Trumpeter Joe Newman, some Basie men, and a few other sympathetic sidemen play an enjoyable set of 1950s swing on this CD reissue. Six of the ten numbers team Newman with trombonist Billy Byers, altoist Gene Quill, tenorman Frank Foster, pianist John Lewis (a perfect fill-in for Count Basie), guitarist Freddie Green, bassist Milt Hinton and drummer Osie Johnson, while the other selections have Newman playing in a quintet with Frank Wess…
Features 24 bit remastering and comes with a mini-description. Early work from David Fathead Newman – so early, the cover has him listed as "Dave" on the front! The album steps nicely off Newman's early work with Ray Charles – and does plenty to establish him as a leader on his own – putting Newman's bold, soulful tenor right upfront in the mix – and backing him with small combo players who include Marcus Belgrave on trumpet, Norris Austin on piano, and Hank Crawford on a bit of piano! There's a deep undercurrent that's mighty nice – almost a rootsier quality than on other Newman albums – and titles include "Cellar Groove", "Hello There", "Alto Sauce", and "Scufflin'".
Features 24 bit remastering and comes with a mini-description. The sessions that resulted in Bigger & Better feature Newman with a string section and studio musicians for forgettable versions of two Beatles songs, a pair of Sam Cooke R&B pieces and a couple of lesser items. David "Fathead" Newman probaly is not the best saxophone player you will ever listen to. But he is a lyrical player and he has such a signature sound that you just got to love him. Like Hank Mobley, David "Fat Head" Newman kinda gets lost in the shuffle when you compare him to Sonny, Trane, Dexter, or even Stanley Turrentine!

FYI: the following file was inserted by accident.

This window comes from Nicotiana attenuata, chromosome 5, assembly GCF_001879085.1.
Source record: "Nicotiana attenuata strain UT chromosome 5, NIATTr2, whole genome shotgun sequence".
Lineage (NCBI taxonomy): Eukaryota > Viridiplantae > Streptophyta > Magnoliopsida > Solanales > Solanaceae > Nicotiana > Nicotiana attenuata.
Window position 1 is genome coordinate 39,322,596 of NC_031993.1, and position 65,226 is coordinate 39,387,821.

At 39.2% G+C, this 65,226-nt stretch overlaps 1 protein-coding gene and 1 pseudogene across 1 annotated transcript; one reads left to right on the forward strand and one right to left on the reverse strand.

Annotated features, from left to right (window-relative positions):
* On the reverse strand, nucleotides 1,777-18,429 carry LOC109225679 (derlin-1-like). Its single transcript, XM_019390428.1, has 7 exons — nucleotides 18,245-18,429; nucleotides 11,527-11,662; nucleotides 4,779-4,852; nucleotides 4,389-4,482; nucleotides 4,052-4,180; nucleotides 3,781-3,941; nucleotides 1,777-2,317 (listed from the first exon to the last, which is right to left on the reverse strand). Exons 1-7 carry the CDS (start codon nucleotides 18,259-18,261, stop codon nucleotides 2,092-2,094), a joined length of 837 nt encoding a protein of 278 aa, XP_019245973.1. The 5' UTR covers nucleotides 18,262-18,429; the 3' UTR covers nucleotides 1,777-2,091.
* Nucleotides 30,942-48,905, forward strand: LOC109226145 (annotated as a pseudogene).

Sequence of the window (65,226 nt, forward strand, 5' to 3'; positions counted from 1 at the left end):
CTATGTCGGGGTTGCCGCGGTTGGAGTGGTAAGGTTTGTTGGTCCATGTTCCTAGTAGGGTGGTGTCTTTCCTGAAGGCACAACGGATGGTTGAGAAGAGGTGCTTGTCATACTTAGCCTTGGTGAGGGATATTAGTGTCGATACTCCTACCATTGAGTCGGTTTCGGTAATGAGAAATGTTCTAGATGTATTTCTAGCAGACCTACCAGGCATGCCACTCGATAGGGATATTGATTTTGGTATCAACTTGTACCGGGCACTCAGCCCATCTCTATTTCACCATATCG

A story of a man who fakes his own death and assumes a new identity in order to escape his life, who then moves in with a woman who is also trying to leave her past behind.
In 1944, Capt. Josiah J. Newman is the doctor in charge of Ward 7, the neuropsychiatric ward, at an Army Air Corps hospital in Arizona. The hospital is under-resourced and Newman scrounges what he needs with the help of his inventive staff, especially Cpl. Jake Leibowitz. The military in general is only just coming to accept psychiatric disorders as legitimate and Newman generally has 6 weeks to cure them or send them on to another facility.